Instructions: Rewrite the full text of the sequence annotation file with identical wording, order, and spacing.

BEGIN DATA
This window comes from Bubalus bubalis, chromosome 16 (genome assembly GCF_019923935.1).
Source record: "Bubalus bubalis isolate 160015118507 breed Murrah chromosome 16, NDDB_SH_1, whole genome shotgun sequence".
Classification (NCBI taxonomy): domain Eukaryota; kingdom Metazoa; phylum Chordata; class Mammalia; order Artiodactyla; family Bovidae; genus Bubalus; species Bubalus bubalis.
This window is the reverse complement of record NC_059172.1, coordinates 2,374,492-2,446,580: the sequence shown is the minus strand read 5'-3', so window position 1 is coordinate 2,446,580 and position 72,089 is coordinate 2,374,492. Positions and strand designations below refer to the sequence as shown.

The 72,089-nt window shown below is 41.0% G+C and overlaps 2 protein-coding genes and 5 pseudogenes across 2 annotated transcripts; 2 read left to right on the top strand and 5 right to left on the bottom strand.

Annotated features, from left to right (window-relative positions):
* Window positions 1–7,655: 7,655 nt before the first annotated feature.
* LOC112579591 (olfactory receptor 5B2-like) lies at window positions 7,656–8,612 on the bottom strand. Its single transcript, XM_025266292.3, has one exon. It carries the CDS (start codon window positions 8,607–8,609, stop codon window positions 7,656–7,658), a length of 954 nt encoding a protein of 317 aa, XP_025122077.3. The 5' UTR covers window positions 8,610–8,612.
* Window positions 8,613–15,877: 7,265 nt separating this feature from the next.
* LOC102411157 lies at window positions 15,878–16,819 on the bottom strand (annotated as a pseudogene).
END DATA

This window comes from Bubalus bubalis, chromosome 16 (genome assembly GCF_019923935.1).
Source record: "Bubalus bubalis isolate 160015118507 breed Murrah chromosome 16, NDDB_SH_1, whole genome shotgun sequence".
Classification (NCBI taxonomy): domain Eukaryota; kingdom Metazoa; phylum Chordata; class Mammalia; order Artiodactyla; family Bovidae; genus Bubalus; species Bubalus bubalis.
This window is the reverse complement of record NC_059172.1, coordinates 2,374,492-2,446,580: the sequence shown is the minus strand read 5'-3', so window position 1 is coordinate 2,446,580 and position 72,089 is coordinate 2,374,492. Positions and strand designations below refer to the sequence as shown.

The 72,089-nt window shown below is 41.0% G+C and overlaps 2 protein-coding genes and 5 pseudogenes across 2 annotated transcripts; 2 read left to right on the top strand and 5 right to left on the bottom strand.

Annotated features, from left to right (window-relative positions):
* Window positions 1–7,655: 7,655 nt before the first annotated feature.
* LOC112579591 (olfactory receptor 5B2-like) lies at window positions 7,656–8,612 on the bottom strand. Its single transcript, XM_025266292.3, has one exon. It carries the CDS (start codon window positions 8,607–8,609, stop codon window positions 7,656–7,658), a length of 954 nt encoding a protein of 317 aa, XP_025122077.3. The 5' UTR covers window positions 8,610–8,612.
* Window positions 8,613–15,877: 7,265 nt separating this feature from the next.
* LOC102411157 lies at window positions 15,878–16,819 on the bottom strand (annotated as a pseudogene).